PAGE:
Wikipedia defines the aviation term clear air turbulence (CAT) as the turbulent movement of air masses in the absence of any visual clues, such as clouds, and is caused when bodies of air moving at widely different speeds meet. So, even though the skies may be clear, CAT may lead to a bumpy flight. The Indian economy is in a somewhat similar situation. A stable government led by the Bharatiya Janata Party is on the threshold of completing its full five-year term, some transformational steps relating to the economy have been undertaken and overall, the economy seems to be chugging along at a relatively smooth pace. In fact, even though Indian analysts may fret about GDP growth slowing down to 6.6% in the third quarter of FY19, the lowest in six quarters, several economies across the world would be ready to give an arm and a leg to have the rate of growth India is witnessing.
However, scratch the surface a little, and you begin to see the CAT metaphor playing out. The state of the banking sector continues to be fragile despite the landmark Insolvency and Bankruptcy Code (IBC) being put in place, the private sector is still very reluctant to invest, farm distress is rising, and unemployment poses a grim challenge.
As India goes to the polls in April-May to elect a new government, we at Fortune India take a close look at some of the steps taken by the Narendra Modi government, the challenges that stare the economy in the face, and what the next government needs to do to ensure the economy is piloted to safety. Led by deputy editor Ashish Gupta, we spoke to several policymakers, analysts, and corporate leaders to get a sense of what has been achieved, the headwinds ahead, and the agenda for the next government.
What clearly comes through is that there have been some major reforms undertaken by the Modi government—the IBC and the implementation of the goods and services tax (GST) regime being the two most widely pointed out by corporate leaders—but much of the good work on the economy can end up being undone if the threats of farm distress and unemployment aren’t addressed on a war footing. Add to that the absence of aggressive private sector investment, an uncertain global environment, and a weaker rupee and you have a situation where the next government could have to grapple with some major problems relating to the economy.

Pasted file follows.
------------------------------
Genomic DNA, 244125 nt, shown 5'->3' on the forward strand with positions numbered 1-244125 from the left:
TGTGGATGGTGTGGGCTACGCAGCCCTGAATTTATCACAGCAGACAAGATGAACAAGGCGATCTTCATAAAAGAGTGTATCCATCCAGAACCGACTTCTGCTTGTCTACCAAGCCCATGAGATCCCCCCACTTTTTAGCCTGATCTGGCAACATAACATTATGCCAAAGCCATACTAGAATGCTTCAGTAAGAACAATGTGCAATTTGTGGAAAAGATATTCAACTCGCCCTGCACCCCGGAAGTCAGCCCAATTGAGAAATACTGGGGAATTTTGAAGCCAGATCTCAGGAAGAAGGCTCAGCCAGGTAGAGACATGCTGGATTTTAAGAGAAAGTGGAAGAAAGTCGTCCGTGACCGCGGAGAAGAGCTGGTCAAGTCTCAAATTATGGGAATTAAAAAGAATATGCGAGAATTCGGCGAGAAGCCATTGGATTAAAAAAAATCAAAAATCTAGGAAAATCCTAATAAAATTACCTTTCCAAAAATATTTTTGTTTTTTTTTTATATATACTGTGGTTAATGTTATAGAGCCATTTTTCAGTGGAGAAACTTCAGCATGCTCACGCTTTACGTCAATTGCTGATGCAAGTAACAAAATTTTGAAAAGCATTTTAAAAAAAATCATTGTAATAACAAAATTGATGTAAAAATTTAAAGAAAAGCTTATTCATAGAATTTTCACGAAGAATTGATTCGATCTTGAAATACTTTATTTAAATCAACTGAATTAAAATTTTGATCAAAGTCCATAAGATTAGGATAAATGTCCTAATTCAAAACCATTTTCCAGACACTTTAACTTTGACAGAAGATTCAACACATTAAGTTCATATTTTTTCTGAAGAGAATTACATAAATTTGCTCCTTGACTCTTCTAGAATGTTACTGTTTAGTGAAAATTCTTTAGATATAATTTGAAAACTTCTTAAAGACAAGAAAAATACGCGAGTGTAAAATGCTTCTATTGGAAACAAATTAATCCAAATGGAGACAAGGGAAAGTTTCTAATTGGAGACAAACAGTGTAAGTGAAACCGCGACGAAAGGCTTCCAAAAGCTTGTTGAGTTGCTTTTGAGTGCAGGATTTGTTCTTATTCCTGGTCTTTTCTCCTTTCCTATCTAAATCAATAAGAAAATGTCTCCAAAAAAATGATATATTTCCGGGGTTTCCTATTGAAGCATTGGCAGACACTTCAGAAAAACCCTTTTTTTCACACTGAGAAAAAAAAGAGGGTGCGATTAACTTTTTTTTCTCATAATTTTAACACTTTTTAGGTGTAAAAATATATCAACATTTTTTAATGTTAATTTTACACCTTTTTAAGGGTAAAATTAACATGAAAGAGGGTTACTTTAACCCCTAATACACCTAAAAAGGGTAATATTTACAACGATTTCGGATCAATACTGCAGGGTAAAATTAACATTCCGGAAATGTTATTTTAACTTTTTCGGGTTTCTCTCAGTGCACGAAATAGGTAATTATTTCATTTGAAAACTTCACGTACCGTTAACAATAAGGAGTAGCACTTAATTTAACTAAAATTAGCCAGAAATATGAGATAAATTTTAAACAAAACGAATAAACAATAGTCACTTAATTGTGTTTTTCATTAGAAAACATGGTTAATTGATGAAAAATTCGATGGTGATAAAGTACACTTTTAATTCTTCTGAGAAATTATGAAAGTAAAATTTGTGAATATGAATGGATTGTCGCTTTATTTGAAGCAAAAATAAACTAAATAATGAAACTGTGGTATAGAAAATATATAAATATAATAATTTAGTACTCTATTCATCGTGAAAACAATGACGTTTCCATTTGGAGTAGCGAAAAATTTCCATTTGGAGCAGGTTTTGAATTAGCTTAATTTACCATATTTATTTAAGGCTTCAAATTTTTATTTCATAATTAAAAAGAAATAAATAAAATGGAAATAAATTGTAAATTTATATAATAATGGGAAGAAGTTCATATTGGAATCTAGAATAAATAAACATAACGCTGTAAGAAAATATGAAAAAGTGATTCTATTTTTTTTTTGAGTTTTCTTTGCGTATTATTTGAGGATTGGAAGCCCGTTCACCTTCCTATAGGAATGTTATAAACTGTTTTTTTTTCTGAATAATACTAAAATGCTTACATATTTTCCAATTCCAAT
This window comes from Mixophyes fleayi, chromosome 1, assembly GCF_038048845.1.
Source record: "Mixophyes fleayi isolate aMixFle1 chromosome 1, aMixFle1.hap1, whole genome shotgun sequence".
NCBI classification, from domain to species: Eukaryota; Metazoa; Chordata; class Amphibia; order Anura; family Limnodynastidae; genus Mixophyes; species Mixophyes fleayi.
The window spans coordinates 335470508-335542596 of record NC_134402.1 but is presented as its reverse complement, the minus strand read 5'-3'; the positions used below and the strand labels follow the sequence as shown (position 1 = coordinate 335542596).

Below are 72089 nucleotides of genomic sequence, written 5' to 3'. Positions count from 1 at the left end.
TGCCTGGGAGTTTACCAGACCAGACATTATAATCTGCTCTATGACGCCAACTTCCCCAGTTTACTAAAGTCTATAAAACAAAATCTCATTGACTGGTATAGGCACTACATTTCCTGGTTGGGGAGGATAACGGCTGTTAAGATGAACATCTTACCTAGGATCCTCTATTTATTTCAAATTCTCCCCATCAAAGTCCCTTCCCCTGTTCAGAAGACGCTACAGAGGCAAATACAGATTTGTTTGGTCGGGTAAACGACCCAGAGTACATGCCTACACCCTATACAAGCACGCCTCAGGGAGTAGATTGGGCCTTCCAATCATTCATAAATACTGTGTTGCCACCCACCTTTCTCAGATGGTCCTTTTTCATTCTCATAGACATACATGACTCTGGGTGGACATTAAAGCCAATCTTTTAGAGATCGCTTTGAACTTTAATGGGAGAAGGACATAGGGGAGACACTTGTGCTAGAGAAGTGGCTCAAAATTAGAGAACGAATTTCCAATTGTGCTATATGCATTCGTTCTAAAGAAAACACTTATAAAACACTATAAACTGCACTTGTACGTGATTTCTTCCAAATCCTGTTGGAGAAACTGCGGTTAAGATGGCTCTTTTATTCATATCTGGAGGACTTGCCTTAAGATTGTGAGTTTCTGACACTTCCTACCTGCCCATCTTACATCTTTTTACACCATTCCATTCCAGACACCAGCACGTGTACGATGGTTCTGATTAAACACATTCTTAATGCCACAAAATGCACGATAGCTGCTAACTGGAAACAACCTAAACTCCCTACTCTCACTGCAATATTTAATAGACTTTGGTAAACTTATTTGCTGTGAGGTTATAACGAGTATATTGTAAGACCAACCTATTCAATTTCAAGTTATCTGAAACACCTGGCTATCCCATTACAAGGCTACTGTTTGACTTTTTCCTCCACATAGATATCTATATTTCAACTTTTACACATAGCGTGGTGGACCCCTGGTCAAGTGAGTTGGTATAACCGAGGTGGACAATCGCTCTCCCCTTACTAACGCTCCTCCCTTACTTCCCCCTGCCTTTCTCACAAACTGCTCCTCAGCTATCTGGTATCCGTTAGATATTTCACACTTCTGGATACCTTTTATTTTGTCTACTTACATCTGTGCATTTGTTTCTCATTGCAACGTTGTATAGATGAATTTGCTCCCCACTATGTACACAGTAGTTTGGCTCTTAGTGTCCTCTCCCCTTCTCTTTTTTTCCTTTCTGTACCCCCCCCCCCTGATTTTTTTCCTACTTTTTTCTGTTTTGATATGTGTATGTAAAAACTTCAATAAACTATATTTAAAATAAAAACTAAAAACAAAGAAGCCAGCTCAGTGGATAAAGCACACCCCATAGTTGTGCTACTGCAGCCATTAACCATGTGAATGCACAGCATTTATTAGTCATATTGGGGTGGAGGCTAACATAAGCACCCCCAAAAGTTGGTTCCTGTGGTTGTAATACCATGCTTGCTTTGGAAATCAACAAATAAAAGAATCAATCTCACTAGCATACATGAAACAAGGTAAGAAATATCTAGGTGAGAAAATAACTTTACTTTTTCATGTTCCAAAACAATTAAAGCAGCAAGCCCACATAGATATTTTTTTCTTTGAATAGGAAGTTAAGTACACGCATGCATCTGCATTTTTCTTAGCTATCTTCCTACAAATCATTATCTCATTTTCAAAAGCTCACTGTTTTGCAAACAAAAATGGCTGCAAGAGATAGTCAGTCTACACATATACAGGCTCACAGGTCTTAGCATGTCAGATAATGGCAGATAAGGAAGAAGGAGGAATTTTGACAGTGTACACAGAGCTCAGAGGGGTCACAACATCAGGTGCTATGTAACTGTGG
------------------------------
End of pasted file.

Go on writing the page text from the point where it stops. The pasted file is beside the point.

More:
Corporate leaders admit they are “cautiously optimistic”. Demand is not enough yet to warrant fresh investments, capacity utilisation is still not high enough to require installation of fresh capacities. The general consensus on the agrarian distress is also that farm loan waivers—something where political parties are trying to outdo each other this election season—are only a temporary solution addressing the effects of the problem, not the root cause.
The corporate sector feels what is really needed is a kind of a booster dose for the economy, a mix of monetary and fiscal stimuli, along with the next set of reforms, to ensure economic activity is kickstarted once again. Some signs of that are visible, with the new Reserve Bank of India governor Shaktikanta Das seemingly in step with the government on pushing growth. But a lot more needs to be done. The next government which takes charge at the end of May will hold the key to what happens next. And it will need to act quickly.